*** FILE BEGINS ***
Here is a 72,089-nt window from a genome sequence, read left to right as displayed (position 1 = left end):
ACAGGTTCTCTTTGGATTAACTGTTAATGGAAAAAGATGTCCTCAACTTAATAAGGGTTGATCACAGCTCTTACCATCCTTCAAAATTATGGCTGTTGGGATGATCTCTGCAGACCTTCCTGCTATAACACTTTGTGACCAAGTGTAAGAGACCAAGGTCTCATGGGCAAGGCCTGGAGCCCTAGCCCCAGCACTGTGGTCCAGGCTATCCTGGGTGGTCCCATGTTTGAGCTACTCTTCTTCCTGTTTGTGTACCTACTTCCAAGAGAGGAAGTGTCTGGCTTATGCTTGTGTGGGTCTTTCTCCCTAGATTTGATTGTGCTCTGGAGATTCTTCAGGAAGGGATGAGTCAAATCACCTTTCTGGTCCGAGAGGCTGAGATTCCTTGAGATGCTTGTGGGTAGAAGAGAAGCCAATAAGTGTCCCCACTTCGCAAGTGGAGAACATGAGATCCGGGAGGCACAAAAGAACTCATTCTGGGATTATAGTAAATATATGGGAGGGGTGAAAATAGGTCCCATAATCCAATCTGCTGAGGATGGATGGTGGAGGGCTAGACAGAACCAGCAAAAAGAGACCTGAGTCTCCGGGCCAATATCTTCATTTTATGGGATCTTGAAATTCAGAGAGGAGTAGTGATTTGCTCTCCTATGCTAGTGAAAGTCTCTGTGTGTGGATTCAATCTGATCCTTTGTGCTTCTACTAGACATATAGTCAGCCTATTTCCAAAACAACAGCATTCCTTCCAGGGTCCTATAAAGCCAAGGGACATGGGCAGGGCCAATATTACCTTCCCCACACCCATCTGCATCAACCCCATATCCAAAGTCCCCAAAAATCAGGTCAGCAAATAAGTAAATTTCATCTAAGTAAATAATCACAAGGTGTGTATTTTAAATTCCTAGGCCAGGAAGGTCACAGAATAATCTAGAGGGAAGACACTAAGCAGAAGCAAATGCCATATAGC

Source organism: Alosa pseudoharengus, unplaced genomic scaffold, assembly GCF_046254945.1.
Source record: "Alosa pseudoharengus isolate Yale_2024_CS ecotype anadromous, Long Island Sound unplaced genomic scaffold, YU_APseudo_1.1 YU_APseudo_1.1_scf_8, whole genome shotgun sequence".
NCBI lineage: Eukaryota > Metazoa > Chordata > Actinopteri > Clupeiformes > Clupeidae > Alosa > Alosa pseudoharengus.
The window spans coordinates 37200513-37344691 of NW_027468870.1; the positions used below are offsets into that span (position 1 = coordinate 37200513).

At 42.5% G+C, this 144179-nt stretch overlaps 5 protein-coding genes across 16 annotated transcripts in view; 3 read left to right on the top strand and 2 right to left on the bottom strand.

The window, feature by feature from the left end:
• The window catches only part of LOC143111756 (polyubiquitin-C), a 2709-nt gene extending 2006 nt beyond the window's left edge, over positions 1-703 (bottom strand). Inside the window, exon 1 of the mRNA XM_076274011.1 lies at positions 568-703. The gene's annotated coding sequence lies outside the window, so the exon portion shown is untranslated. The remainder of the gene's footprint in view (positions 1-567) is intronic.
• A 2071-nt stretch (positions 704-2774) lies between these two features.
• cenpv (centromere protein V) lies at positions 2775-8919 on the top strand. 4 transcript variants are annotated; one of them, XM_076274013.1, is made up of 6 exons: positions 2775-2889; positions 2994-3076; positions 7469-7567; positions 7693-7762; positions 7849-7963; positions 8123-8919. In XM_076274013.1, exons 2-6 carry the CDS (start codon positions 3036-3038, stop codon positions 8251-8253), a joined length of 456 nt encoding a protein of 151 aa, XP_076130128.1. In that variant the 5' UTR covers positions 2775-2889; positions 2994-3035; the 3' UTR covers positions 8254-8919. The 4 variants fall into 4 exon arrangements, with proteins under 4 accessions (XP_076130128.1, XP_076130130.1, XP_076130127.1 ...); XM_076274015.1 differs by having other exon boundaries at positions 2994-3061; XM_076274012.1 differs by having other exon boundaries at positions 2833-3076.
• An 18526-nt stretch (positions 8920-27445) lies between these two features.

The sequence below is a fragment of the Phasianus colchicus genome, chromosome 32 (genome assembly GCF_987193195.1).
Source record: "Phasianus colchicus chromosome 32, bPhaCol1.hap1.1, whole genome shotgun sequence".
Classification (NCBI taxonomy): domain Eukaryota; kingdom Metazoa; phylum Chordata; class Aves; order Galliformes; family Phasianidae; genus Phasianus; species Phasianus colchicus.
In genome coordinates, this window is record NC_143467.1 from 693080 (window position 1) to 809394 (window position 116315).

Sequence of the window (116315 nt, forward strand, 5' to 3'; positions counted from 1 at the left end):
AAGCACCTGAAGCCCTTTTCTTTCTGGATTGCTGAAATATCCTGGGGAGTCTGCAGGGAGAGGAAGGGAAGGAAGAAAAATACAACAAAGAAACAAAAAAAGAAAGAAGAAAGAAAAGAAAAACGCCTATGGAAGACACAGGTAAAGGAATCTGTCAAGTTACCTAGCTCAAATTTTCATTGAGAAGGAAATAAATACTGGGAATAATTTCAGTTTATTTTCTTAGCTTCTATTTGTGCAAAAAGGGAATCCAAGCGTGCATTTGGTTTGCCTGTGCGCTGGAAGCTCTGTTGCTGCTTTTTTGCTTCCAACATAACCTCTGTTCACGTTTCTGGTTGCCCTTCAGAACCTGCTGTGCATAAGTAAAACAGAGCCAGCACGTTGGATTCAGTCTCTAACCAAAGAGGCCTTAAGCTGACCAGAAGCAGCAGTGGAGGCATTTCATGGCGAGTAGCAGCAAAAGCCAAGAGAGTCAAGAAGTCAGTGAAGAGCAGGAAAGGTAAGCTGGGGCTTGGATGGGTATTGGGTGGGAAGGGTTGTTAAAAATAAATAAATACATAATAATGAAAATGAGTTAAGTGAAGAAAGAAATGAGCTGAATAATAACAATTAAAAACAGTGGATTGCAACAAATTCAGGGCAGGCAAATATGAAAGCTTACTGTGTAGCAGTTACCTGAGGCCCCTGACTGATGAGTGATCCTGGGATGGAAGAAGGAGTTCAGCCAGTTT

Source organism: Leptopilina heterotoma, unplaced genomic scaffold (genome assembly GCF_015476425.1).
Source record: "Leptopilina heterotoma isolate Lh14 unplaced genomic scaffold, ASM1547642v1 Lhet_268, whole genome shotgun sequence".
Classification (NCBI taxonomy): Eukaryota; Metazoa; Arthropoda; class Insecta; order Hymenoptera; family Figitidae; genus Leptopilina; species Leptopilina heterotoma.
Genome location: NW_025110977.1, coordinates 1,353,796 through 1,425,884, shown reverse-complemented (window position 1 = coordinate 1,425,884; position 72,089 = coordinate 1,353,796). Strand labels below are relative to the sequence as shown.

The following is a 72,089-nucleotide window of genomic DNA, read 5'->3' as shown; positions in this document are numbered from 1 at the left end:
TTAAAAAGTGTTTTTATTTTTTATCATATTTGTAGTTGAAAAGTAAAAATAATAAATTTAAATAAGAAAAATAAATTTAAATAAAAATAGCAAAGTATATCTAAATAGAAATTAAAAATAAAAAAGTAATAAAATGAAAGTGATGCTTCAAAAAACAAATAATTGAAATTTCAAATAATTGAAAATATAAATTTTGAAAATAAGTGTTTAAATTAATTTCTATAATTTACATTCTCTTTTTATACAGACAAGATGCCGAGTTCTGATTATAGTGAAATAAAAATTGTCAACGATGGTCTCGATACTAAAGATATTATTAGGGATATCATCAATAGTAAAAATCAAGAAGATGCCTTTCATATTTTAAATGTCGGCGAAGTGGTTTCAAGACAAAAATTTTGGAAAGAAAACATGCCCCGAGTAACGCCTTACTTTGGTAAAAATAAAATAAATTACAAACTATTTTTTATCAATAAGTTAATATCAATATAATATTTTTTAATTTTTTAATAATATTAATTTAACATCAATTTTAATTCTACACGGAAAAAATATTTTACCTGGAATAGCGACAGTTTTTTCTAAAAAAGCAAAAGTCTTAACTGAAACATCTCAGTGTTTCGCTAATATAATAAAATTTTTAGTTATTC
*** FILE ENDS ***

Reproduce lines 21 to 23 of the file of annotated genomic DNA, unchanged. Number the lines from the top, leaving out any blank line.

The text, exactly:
Classification (NCBI taxonomy): Eukaryota; Metazoa; Arthropoda; class Insecta; order Hymenoptera; family Figitidae; genus Leptopilina; species Leptopilina heterotoma.
Genome location: NW_025110977.1, coordinates 1,353,796 through 1,425,884, shown reverse-complemented (window position 1 = coordinate 1,425,884; position 72,089 = coordinate 1,353,796). Strand labels below are relative to the sequence as shown.

The following is a 72,089-nucleotide window of genomic DNA, read 5'->3' as shown; positions in this document are numbered from 1 at the left end: